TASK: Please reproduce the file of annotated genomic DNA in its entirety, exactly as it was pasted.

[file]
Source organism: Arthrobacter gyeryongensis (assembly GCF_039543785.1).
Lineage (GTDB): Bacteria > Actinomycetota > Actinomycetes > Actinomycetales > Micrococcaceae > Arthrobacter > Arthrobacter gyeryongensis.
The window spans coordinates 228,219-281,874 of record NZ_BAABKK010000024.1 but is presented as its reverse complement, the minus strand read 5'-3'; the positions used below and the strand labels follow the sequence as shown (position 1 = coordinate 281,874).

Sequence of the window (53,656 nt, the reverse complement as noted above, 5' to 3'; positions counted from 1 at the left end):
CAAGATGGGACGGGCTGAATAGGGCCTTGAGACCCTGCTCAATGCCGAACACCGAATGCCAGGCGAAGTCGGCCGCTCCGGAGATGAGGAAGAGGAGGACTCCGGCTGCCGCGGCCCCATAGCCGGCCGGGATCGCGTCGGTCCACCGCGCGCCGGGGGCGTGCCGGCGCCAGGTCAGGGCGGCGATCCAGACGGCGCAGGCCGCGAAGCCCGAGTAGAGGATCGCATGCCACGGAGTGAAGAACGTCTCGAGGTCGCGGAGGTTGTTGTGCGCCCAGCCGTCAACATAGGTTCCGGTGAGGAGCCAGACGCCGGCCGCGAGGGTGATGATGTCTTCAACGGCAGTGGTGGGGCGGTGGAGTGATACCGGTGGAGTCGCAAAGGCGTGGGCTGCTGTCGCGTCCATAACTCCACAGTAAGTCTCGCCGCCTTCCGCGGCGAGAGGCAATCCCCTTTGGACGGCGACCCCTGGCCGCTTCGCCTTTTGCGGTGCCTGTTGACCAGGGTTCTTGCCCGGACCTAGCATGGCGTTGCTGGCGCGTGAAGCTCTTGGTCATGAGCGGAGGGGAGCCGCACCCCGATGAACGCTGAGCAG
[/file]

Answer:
Source organism: Arthrobacter gyeryongensis (assembly GCF_039543785.1).
Lineage (GTDB): Bacteria > Actinomycetota > Actinomycetes > Actinomycetales > Micrococcaceae > Arthrobacter > Arthrobacter gyeryongensis.
The window spans coordinates 228,219-281,874 of record NZ_BAABKK010000024.1 but is presented as its reverse complement, the minus strand read 5'-3'; the positions used below and the strand labels follow the sequence as shown (position 1 = coordinate 281,874).

Sequence of the window (53,656 nt, the reverse complement as noted above, 5' to 3'; positions counted from 1 at the left end):
CAAGATGGGACGGGCTGAATAGGGCCTTGAGACCCTGCTCAATGCCGAACACCGAATGCCAGGCGAAGTCGGCCGCTCCGGAGATGAGGAAGAGGAGGACTCCGGCTGCCGCGGCCCCATAGCCGGCCGGGATCGCGTCGGTCCACCGCGCGCCGGGGGCGTGCCGGCGCCAGGTCAGGGCGGCGATCCAGACGGCGCAGGCCGCGAAGCCCGAGTAGAGGATCGCATGCCACGGAGTGAAGAACGTCTCGAGGTCGCGGAGGTTGTTGTGCGCCCAGCCGTCAACATAGGTTCCGGTGAGGAGCCAGACGCCGGCCGCGAGGGTGATGATGTCTTCAACGGCAGTGGTGGGGCGGTGGAGTGATACCGGTGGAGTCGCAAAGGCGTGGGCTGCTGTCGCGTCCATAACTCCACAGTAAGTCTCGCCGCCTTCCGCGGCGAGAGGCAATCCCCTTTGGACGGCGACCCCTGGCCGCTTCGCCTTTTGCGGTGCCTGTTGACCAGGGTTCTTGCCCGGACCTAGCATGGCGTTGCTGGCGCGTGAAGCTCTTGGTCATGAGCGGAGGGGAGCCGCACCCCGATGAACGCTGAGCAG